President Obama has given a rhetorically flourished SOU address, setting forth much of his legislative agenda for the next year, a year in which he has been reelected under a considerable mandate, both in electoral and popular votes. His message included an appeal for education and tax reform, asking the Congress to create a high tech infrastructure, a report on the troops coming home soon, an appeal to cut expenditures, and for smarter Medicare and even gun control. Many ideas were not new; but still quite necessarily overdue. John Boehner sat stone faced next to an animated Joe Biden, Boehner deciding when and when not to applaud. It was a sort of surreal experience.
Time was when the President sent his State of the Union message to the Congress in written form, the live delivery of which did not begin until Woodrow Wilson, and really not annually until FDR began a tradition of a speech to both houses of Congress.
Republicans, through some highly creative gerrymandering, have retained control of the House of Representatives, albeit with somewhat less puissance than in the last congress. They are now scrambling to reinvent themselves to a demographically metamorphosized electorate consisting of more young, Latino and African-American voters who do not buy Republican theories of less government, less health care, more military spending and low taxes on super wealthy "job creators," many of whom collect dividends and do nothing in particular to create anything except an unusual amount of bloviation. That left of center demographic grew dramatically between 2008 and 2012. Even people like Newt Gingrich applauded the competence of the democratic campaign for its efficiency and delivery of its message.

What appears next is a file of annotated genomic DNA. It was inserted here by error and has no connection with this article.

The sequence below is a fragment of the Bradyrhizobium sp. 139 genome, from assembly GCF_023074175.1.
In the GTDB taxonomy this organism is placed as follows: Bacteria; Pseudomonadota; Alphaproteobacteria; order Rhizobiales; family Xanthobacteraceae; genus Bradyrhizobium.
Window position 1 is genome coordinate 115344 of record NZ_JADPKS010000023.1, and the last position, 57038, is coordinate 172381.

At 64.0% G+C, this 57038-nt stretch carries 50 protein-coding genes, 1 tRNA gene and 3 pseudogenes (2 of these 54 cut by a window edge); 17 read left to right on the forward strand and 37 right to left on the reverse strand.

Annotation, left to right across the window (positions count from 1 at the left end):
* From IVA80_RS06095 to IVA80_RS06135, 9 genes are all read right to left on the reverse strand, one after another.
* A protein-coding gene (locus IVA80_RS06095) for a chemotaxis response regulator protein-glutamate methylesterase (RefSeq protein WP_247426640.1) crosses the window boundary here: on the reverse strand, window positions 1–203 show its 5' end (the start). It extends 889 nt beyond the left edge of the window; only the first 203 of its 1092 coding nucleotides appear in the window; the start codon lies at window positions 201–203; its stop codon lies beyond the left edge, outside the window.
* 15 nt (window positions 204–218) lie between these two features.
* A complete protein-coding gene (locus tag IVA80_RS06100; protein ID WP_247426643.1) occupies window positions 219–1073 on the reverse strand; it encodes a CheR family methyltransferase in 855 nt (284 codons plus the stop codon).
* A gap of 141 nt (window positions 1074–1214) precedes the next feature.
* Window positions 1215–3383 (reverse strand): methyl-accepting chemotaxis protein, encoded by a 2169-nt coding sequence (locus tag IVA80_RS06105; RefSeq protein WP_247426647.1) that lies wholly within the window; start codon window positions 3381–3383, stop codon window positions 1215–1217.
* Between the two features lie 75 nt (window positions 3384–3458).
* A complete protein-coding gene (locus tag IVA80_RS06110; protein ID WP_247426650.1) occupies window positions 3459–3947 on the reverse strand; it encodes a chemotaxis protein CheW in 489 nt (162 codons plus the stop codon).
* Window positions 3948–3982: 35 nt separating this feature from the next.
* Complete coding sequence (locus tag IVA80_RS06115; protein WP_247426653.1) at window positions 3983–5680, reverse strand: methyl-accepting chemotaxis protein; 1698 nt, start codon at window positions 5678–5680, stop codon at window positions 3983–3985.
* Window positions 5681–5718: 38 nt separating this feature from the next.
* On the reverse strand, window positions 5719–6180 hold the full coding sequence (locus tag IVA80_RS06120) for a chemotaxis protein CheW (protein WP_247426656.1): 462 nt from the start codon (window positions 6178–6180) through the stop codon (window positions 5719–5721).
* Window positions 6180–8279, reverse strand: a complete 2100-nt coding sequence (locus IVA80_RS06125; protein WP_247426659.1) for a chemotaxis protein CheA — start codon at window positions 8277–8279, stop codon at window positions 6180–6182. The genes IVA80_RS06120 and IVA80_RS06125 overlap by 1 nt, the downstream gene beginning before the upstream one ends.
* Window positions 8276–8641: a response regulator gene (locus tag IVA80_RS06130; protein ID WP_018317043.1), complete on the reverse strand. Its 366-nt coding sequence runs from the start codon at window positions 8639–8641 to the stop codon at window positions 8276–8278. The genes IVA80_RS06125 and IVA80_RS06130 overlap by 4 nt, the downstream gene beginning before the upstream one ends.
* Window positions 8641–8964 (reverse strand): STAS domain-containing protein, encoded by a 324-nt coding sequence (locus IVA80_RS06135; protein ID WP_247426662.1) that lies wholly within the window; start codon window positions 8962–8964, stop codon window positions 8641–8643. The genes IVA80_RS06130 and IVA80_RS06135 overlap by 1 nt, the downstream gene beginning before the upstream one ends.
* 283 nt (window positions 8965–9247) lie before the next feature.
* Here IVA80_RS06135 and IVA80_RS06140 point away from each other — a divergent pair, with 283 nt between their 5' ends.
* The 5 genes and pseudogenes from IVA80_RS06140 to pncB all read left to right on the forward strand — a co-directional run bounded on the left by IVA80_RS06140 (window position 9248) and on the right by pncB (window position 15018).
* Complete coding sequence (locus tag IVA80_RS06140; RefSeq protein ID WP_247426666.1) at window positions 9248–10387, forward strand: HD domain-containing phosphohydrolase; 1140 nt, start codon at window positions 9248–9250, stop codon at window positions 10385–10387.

Following the President's speech, a visibly nervous, hyperactive and perspiring Marco Rubio pleaded for an agenda that sounded like a retread of Mitt Romney's campaign stump speeches. Aggressively accusing the President of trying to wreck Social Security, the National defense and pleading the standard rightist arguments for less government, he excoriated a lack of free choice under Obamacare, unfettered support for the second amendment, and various other shopworn Republican trickle-down bromides. Leaning over for a drink of water as his rapid fire speech patterns betrayed a bit of stage fright, this being his first nationally televised appearance, he seemed, as a CBS commentator said, looked like a light fixture had fallen on his head.
In all fairness to young Rubio, who is only 41, and anointed on the cover of Time Magazine as the "Republican Savior" on its most recent cover, he was alone in a room and competing with the President who received a standing ovation every other sentence, and spoke for an hour. Rubio's appeal to prayer and to God is becoming less and less believable to voters as America increasingly secularizes.
Marco Rubio, nevertheless, seemingly tone-deaf delivered a message that had been repudiated by the electorate just two months ago.
If Rubio is counting on the electorate to move back to the right in 2016, he should do some real hard thinking about that prospect. Telling the story of his humble origins only goes so far.
One could reasonably extrapolate that in another 4 years, the electorate will be even less receptive to Rubio's message than it was to Mitt Romney's this time around.
The idea that America is polarized is true, but one side of the polarity growing, whilst the other is shrinking. So if Republicans want to win another election they will have to continue to suppress voter rights, keep brainy immigrants out, or send out a different message. Protecting special interests and wealthy donors cannot be part of that message. All of the Super PAC candidates lost despite the efforts of Carl Rove, Sheldon Adelson, the Koch brothers, and others of their ilk.
If you watch a rerun of the SOU speech please note that John Boehner did not applaud when the President asked for a law to make it easier for people to vote; he was fearful of not keeping his tea party minions as large a plurality.